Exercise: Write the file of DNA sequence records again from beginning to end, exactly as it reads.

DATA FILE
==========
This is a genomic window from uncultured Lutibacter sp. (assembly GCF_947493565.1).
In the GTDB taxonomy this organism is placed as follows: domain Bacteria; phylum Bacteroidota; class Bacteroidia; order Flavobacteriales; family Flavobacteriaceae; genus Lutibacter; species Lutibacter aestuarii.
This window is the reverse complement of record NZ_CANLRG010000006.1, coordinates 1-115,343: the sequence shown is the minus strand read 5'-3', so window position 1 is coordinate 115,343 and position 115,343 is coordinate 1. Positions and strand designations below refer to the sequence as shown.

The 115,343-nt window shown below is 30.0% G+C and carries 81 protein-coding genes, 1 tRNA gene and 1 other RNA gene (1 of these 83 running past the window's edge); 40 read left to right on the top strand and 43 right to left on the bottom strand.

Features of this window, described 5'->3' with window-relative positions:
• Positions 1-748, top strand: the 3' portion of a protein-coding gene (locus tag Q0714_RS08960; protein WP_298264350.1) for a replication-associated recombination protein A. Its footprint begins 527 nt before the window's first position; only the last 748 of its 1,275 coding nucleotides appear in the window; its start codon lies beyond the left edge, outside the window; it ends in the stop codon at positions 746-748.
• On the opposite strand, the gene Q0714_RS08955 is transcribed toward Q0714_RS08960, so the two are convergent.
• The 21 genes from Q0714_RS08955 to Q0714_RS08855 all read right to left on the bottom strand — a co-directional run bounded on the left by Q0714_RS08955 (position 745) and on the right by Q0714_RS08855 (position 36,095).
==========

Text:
This is a genomic window from uncultured Lutibacter sp. (assembly GCF_947493565.1).
In the GTDB taxonomy this organism is placed as follows: domain Bacteria; phylum Bacteroidota; class Bacteroidia; order Flavobacteriales; family Flavobacteriaceae; genus Lutibacter; species Lutibacter aestuarii.
This window is the reverse complement of record NZ_CANLRG010000006.1, coordinates 1-115,343: the sequence shown is the minus strand read 5'-3', so window position 1 is coordinate 115,343 and position 115,343 is coordinate 1. Positions and strand designations below refer to the sequence as shown.

The 115,343-nt window shown below is 30.0% G+C and carries 81 protein-coding genes, 1 tRNA gene and 1 other RNA gene (1 of these 83 running past the window's edge); 40 read left to right on the top strand and 43 right to left on the bottom strand.

Features of this window, described 5'->3' with window-relative positions:
• Positions 1-748, top strand: the 3' portion of a protein-coding gene (locus tag Q0714_RS08960; protein WP_298264350.1) for a replication-associated recombination protein A. Its footprint begins 527 nt before the window's first position; only the last 748 of its 1,275 coding nucleotides appear in the window; its start codon lies beyond the left edge, outside the window; it ends in the stop codon at positions 746-748.
• On the opposite strand, the gene Q0714_RS08955 is transcribed toward Q0714_RS08960, so the two are convergent.
• The 21 genes from Q0714_RS08955 to Q0714_RS08855 all read right to left on the bottom strand — a co-directional run bounded on the left by Q0714_RS08955 (position 745) and on the right by Q0714_RS08855 (position 36,095).